Seeking WWII era advise... : LUSENET : TimeBomb 2000 (Y2000) : One Thread

We have been questioning the purchase of a generator due to the attention it might draw because of the noise. This made me think about lights in the house at night if the rest of the area is dark. Now the question is - Does anyone have knowledge of how black out curtains were made and of what type of material (and of course a source!) Your average curtain allows light to escape and most black material allows light through it because of the weave of the material. I though I saw several months ago something about blackout curtains(maybe just material for) but I haven't been able to relocate the info. Anyone else given thought to this? DIANA

-- DIANA (, November 02, 1998


Black bin-liners are very opaque and easy to pin to the window side of a curtain (or to tape to the window). (I guess they're trashcan liners or trashbags or something like that in the USA)

Not WWII advice, they hadn't been invented then.

Aluminium foil is even more opaque, but less flexible.

-- Nigel Arnot (, November 02, 1998.

Very, very wise to think of blackout. Crooks are not crooks because they're stupid--will reason if you have light, you probably also were prudent enough to stash away useful items, like food. Am planning to use plywood, cut to fit, with thick foam draft (Brit: draught) stripping around edges. Because any tiny chink of light is easily visible when all is dark, even safer to make very shallow "box," so it fits snugly over frame and all. Could get fancy with hinges, other hardware. Or make shutters, line with chintz-covered styrofoam if you really like Martha Stewart stuff. . . Can't use fabric alone--pets, breeze, accidental touching may disturb and blow the deal.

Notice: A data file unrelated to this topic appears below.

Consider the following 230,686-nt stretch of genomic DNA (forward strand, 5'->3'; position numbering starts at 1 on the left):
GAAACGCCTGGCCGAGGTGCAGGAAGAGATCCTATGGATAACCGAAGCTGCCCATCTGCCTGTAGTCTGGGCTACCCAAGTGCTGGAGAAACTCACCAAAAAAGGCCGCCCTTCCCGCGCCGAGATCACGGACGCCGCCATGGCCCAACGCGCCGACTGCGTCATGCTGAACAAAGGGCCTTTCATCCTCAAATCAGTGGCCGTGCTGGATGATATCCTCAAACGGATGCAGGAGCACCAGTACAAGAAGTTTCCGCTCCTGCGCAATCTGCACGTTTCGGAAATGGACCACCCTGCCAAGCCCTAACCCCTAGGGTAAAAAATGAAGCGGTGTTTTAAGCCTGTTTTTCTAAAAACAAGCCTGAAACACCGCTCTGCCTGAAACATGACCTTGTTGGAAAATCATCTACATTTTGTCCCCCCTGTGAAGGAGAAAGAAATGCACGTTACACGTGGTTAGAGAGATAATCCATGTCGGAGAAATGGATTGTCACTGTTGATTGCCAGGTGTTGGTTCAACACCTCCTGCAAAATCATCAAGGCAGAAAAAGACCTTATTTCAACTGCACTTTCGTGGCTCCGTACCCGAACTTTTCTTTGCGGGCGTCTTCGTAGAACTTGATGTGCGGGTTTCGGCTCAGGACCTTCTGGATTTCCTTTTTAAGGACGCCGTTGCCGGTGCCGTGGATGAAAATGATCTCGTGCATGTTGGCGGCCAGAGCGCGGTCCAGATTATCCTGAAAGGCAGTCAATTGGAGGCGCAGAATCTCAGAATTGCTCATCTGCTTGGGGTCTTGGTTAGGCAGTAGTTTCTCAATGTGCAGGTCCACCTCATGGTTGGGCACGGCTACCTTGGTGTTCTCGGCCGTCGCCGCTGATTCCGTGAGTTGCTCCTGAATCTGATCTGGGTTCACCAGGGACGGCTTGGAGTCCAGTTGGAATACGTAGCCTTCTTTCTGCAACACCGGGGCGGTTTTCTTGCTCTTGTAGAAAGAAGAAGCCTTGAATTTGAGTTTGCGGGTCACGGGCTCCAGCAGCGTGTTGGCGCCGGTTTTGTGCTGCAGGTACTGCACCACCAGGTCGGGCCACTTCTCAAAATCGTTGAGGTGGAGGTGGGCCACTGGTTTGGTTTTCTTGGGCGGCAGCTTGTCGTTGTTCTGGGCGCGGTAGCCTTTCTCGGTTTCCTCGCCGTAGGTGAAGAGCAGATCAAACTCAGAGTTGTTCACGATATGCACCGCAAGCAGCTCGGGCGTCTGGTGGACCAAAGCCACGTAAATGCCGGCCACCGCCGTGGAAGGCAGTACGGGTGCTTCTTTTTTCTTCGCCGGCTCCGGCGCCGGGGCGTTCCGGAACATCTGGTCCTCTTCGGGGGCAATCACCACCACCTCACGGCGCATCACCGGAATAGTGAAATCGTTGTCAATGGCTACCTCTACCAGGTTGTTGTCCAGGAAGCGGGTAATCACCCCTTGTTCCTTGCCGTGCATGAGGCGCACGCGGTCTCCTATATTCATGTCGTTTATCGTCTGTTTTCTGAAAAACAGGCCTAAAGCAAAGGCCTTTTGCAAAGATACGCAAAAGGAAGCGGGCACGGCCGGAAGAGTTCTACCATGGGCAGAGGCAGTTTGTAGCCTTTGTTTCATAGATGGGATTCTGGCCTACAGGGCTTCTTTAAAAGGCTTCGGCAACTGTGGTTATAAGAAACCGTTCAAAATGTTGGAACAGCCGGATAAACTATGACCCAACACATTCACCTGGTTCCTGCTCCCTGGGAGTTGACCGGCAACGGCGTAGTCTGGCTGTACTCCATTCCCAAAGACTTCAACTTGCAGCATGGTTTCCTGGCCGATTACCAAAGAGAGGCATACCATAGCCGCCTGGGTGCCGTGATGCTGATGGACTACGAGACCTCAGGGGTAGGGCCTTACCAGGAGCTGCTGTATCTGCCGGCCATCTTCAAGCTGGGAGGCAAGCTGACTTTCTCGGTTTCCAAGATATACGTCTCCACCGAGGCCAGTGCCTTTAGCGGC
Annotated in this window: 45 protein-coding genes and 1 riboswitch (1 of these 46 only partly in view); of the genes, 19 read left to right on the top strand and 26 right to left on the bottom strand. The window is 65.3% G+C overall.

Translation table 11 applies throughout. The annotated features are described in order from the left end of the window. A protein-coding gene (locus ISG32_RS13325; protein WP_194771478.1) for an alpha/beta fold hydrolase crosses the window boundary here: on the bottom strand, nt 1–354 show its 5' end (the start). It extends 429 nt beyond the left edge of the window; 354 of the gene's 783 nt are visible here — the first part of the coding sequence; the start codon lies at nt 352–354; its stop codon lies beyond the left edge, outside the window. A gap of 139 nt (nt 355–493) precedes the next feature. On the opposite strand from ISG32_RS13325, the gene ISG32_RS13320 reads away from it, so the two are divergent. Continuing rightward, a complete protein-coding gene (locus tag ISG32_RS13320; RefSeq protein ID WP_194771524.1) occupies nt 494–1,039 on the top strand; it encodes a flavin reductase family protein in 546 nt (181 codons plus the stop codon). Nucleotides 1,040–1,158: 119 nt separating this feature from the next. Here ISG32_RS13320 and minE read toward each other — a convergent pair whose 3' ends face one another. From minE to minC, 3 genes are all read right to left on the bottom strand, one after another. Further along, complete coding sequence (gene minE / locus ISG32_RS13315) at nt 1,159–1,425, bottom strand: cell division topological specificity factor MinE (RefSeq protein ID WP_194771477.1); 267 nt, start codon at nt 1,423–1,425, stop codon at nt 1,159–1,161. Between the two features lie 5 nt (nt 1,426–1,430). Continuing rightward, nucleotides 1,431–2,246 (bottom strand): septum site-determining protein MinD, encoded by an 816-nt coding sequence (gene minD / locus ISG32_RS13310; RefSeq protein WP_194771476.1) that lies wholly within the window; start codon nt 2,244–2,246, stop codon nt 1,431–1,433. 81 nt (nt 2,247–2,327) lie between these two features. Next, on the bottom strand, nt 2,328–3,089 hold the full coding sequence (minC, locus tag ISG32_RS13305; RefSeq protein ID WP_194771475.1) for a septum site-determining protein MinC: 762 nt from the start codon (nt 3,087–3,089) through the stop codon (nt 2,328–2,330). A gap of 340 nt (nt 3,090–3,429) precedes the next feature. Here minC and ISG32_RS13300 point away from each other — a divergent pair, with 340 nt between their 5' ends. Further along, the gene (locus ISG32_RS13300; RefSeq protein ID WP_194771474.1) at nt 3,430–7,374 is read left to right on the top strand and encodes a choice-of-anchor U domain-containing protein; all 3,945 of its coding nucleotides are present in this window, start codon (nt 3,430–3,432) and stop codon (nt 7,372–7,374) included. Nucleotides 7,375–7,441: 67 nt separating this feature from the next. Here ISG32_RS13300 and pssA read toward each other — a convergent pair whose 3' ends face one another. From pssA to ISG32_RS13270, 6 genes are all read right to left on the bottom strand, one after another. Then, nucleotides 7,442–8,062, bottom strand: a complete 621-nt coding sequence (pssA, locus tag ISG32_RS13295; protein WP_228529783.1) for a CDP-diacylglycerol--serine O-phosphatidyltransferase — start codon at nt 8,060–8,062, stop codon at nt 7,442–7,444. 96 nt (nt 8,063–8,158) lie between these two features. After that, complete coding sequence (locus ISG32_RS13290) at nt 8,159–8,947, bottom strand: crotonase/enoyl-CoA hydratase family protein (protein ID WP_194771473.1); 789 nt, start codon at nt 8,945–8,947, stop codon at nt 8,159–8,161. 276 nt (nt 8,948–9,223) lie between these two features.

-- Aitch (, November 02, 1998.

Check out the design of warm window curtains (insulated); you can make them yourself, they're multi-layered and insulated (a benefit in the cold), and one style you can make Velcros to the frame. The insulating part of the curtain is like mylar, which I don't expect would let out much light.

-- Karen Cook (, November 02, 1998.

This question immediately brought back some buried memories!

I was only 7 during WWII, but I recall the blackouts. Of course, we had sirens to warn residents of the time of the blackout, as well as CD people patrolling the streets, who would even knock on your door if any light was visible in your home. Our home had these very heavy duty pull-down shades, as I recall, and the windows also had curtains.

But I remember mostly that we went without lights during air raids. I remember this specifically, because those dark times scared the S*** out of me, as well as my two older sisters (only 1-1/2 year separation in age).

This question also caused be to wonder how my family ate during WWII. I do recall that the family did a lot of canning. Had a fruit cellar chuck full of supplies. Remember the older brothers going out to the local farms to pick produce, fruit, etc., and the family busy canning. Ate a lot of potatoes. (Still love potatoes, any way you make them!)

-- JoB (, November 02, 1998.

But, Diana, what are you going to do about the generator noise?